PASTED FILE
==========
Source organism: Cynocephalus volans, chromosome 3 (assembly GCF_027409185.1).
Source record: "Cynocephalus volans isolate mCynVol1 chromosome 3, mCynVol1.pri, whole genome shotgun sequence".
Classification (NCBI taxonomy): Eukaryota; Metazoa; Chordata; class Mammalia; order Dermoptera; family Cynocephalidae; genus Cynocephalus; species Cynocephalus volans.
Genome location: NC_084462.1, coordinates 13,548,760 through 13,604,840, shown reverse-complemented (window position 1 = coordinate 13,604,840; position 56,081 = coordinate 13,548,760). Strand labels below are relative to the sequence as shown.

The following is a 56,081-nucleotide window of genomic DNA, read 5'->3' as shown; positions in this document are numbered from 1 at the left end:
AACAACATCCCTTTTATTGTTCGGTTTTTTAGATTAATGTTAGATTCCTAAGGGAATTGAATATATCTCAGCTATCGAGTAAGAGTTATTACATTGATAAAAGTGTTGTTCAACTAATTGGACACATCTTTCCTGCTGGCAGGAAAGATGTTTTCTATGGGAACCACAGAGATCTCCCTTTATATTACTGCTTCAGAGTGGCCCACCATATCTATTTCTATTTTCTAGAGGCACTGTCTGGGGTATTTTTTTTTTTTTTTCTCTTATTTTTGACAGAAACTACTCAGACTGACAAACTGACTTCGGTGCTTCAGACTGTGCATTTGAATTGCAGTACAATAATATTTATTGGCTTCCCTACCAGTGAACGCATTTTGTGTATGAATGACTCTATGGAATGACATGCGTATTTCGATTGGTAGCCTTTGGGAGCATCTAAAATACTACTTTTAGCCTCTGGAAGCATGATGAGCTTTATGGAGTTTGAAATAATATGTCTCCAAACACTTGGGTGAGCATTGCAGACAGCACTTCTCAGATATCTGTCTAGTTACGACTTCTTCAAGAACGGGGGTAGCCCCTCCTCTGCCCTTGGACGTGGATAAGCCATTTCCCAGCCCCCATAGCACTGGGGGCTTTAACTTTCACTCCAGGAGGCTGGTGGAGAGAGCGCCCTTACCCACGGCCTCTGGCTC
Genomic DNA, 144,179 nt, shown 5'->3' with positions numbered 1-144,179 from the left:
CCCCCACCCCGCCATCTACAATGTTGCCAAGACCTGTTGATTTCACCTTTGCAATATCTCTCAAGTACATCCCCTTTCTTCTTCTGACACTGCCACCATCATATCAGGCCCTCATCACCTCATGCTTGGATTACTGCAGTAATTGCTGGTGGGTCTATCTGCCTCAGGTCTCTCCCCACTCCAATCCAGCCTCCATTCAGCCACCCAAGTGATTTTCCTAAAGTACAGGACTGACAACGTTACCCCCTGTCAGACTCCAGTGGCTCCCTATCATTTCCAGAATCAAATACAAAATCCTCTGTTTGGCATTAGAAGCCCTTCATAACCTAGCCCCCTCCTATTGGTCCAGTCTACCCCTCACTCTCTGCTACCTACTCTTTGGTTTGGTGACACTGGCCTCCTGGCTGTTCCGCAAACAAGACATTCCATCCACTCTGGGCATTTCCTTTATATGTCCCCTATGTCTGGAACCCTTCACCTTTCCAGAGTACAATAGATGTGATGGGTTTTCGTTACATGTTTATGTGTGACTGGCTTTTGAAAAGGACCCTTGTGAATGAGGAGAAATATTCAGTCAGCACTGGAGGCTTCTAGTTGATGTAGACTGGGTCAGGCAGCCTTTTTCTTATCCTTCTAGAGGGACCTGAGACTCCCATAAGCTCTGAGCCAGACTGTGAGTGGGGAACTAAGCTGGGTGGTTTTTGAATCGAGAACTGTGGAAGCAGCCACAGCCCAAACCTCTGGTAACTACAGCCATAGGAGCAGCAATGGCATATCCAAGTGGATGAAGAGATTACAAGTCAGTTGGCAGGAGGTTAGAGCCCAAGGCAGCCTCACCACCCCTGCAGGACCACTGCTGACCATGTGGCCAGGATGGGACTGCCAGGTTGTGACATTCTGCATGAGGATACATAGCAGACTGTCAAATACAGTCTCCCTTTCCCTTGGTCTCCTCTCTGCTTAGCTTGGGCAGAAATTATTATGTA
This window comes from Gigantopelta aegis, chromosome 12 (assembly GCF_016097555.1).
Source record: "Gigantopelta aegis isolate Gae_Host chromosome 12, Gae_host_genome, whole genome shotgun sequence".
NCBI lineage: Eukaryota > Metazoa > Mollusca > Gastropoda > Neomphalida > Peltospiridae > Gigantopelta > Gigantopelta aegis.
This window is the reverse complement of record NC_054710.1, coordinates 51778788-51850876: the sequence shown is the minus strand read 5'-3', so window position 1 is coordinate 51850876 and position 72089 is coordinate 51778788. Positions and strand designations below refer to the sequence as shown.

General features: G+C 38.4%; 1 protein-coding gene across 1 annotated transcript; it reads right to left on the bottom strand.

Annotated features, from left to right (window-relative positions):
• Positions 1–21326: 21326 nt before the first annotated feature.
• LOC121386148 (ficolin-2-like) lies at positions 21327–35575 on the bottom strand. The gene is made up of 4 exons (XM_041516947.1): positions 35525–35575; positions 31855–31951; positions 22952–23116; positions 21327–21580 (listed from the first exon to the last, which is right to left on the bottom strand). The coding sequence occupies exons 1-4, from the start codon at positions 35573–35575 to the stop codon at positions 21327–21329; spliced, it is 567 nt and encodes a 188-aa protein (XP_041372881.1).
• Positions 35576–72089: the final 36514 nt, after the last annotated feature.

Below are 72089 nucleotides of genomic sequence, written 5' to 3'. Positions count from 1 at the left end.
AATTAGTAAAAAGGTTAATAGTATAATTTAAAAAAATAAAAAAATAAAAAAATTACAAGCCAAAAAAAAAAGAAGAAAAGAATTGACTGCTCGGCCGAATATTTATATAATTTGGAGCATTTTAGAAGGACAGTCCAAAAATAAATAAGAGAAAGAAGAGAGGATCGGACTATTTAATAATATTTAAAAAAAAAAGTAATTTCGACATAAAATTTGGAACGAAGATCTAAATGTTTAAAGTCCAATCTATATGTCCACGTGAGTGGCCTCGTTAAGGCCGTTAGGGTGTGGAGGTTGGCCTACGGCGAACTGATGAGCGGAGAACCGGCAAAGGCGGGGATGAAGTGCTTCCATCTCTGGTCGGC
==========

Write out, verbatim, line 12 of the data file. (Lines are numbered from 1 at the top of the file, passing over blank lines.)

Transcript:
This window is the reverse complement of record NC_054710.1, coordinates 51778788-51850876: the sequence shown is the minus strand read 5'-3', so window position 1 is coordinate 51850876 and position 72089 is coordinate 51778788. Positions and strand designations below refer to the sequence as shown.